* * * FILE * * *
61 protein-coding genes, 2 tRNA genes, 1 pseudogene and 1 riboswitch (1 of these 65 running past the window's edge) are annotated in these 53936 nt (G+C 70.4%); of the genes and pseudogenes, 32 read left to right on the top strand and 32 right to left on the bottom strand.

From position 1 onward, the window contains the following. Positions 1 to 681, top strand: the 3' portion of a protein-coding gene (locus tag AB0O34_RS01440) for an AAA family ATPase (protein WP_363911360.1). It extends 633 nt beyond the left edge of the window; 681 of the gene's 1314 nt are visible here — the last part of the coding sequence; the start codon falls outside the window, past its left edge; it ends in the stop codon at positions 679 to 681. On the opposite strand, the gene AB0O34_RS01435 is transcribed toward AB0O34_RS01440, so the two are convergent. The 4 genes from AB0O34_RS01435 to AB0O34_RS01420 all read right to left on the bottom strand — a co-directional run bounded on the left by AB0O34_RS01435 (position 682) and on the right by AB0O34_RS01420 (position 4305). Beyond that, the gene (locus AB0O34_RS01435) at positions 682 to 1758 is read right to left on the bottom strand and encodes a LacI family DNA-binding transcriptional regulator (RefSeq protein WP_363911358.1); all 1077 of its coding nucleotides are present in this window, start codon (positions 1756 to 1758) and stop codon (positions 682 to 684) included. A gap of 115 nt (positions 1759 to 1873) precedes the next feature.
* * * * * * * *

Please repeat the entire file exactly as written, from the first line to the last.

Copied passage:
61 protein-coding genes, 2 tRNA genes, 1 pseudogene and 1 riboswitch (1 of these 65 running past the window's edge) are annotated in these 53936 nt (G+C 70.4%); of the genes and pseudogenes, 32 read left to right on the top strand and 32 right to left on the bottom strand.

From position 1 onward, the window contains the following. Positions 1 to 681, top strand: the 3' portion of a protein-coding gene (locus tag AB0O34_RS01440) for an AAA family ATPase (protein WP_363911360.1). It extends 633 nt beyond the left edge of the window; 681 of the gene's 1314 nt are visible here — the last part of the coding sequence; the start codon falls outside the window, past its left edge; it ends in the stop codon at positions 679 to 681. On the opposite strand, the gene AB0O34_RS01435 is transcribed toward AB0O34_RS01440, so the two are convergent. The 4 genes from AB0O34_RS01435 to AB0O34_RS01420 all read right to left on the bottom strand — a co-directional run bounded on the left by AB0O34_RS01435 (position 682) and on the right by AB0O34_RS01420 (position 4305). Beyond that, the gene (locus AB0O34_RS01435) at positions 682 to 1758 is read right to left on the bottom strand and encodes a LacI family DNA-binding transcriptional regulator (RefSeq protein WP_363911358.1); all 1077 of its coding nucleotides are present in this window, start codon (positions 1756 to 1758) and stop codon (positions 682 to 684) included. A gap of 115 nt (positions 1759 to 1873) precedes the next feature.